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Rooney reveals he's a poet, his 'transfer request' and more...

September 29, 2015 15:46 IST
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Wayne Rooney

Manchester United's Wayne Rooney celebrates. Photograph: Dean Mouhtaropoulos/Getty Images

England captain Wayne Rooney has opened up about his clashes with Manchester United manager Alex Ferguson, how having children calmed him down and why he should not have gone to the 2006 World Cup for a new BBC television film.

Rooney denies that he put in a transfer request just before Ferguson retired in May 2013 but admits that he broached the possibility of leaving the club he had joined from Everton nine years earlier.

"I went in to see him and just said, 'If you are not going to play me, it might be better for me to move on'," Rooney said.

"Then, all of a sudden, it was all over the press that I had put a transfer request in, which I never did."

Three years earlier Rooney did request a transfer and questioned the club's ambition.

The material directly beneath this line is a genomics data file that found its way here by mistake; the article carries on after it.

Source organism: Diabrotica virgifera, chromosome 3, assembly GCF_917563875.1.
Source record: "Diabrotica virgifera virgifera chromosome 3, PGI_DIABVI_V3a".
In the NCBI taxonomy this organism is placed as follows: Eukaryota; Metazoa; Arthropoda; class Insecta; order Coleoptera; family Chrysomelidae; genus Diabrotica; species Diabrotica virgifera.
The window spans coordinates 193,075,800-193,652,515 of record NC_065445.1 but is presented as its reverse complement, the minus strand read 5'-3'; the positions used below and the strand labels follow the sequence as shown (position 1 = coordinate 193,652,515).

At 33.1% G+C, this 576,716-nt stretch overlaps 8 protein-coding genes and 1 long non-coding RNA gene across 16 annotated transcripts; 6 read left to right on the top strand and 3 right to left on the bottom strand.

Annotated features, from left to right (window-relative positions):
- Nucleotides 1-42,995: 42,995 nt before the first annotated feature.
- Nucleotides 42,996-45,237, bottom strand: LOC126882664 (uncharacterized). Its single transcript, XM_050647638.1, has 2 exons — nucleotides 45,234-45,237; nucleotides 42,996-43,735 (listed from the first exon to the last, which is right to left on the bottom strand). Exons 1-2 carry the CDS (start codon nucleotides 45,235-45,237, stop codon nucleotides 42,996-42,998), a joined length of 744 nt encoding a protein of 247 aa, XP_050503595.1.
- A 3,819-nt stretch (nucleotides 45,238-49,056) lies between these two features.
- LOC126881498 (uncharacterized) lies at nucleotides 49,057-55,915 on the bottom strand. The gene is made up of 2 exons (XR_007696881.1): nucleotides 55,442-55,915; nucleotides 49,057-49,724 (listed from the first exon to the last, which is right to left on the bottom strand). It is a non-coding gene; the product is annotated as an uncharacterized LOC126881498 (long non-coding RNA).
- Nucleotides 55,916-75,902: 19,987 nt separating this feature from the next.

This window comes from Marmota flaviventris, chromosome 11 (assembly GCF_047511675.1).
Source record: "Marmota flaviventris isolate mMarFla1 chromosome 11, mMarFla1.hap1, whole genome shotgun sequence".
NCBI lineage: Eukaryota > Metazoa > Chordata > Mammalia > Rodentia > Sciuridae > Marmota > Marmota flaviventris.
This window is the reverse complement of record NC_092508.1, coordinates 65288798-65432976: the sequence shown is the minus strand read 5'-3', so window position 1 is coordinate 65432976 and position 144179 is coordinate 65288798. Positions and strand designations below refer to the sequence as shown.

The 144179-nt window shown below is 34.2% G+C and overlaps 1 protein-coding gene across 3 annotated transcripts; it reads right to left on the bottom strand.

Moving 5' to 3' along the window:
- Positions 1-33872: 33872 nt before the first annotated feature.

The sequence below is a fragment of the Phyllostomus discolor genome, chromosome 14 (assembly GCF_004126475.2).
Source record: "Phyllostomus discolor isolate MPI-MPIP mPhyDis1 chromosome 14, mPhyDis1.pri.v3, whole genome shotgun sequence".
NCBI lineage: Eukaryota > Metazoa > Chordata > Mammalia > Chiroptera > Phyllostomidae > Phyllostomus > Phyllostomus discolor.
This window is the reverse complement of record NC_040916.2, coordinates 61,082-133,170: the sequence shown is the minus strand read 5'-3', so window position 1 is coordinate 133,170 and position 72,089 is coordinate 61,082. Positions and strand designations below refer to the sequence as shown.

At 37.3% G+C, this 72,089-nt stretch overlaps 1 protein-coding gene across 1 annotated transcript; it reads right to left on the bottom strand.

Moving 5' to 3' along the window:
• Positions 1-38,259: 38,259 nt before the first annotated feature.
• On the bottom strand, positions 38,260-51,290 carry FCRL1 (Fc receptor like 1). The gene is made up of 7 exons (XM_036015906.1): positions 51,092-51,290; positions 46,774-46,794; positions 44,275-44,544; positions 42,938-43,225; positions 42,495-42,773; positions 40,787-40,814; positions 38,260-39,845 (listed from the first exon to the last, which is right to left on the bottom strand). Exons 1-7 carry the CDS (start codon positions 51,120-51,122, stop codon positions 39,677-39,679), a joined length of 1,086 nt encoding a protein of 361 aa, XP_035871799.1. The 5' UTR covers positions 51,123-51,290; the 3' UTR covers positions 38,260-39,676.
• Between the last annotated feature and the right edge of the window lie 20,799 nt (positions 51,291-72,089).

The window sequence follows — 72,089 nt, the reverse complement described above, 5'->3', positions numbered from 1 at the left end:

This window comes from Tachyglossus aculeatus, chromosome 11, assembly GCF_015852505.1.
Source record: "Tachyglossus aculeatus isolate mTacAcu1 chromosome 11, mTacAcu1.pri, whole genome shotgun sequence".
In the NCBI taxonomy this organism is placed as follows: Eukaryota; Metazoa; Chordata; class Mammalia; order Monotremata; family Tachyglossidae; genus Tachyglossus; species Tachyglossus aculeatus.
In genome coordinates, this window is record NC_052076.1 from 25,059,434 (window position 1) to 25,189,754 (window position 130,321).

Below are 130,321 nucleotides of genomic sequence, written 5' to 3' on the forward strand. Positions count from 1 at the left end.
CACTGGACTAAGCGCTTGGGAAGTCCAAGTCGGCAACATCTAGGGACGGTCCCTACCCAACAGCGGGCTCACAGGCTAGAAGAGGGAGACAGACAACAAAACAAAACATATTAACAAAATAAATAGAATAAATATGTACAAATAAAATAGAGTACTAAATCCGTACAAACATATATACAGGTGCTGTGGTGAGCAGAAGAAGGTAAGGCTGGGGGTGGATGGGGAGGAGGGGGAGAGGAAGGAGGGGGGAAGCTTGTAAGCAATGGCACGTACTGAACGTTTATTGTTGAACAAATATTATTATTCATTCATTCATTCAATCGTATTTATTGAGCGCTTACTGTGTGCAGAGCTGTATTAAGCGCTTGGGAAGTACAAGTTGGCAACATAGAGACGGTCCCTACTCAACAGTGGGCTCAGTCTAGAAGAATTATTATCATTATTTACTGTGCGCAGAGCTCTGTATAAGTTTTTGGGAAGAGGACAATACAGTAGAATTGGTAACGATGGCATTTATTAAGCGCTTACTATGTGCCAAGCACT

"Wayne let himself down," former team-mate Gary Neville told the programme of that incident. "Me and Ryan Giggs had a word and he apologised the next day."

Talking about his international career, the current England captain admits that he should not have agreed to go to the 2006 World Cup under Sven Goran Eriksson after breaking his foot.

"It was touch-and-go as to whether I would be fit," he said. "And then Sven put me in the squad.

"Looking back, I probably would have sat out the World Cup. It was a big ask to get fit after six weeks out. I was never going to have that match sharpness."

Wayne Rooney with his wife and kids

Wayne Rooney with his wife Coleen and sons Klay and Kai. Photograph: Facebook

His performances at two World Cups have been one of the disappointments of Rooney's career, which he suggests may stem from "putting too much pressure on myself".

Insights into his personal life include an admission that "having children has calmed me down a bit" and that he was determined those children should be born in his native Liverpool rather than Manchester.

The footballer has also revealed a more tender side, admitting to writing poems for his wife Coleen and putting aside Thursday evenings for a date night with his wife.

Other contributors to the hour-long programme include Cristiano Ronaldo, Zlatan Ibrahimovic, Steven Gerrard, Frank Lampard and Ryan Giggs.

It is presented by Gary Lineker, whose 48 goals for England have been beaten only by Bobby Charlton's 49 and now Rooney's 50.

Roony hopes to add to that total when England, who have already qualified for Euro 2016, play their remaining group matches shortly, against Estonia and Lithuania.

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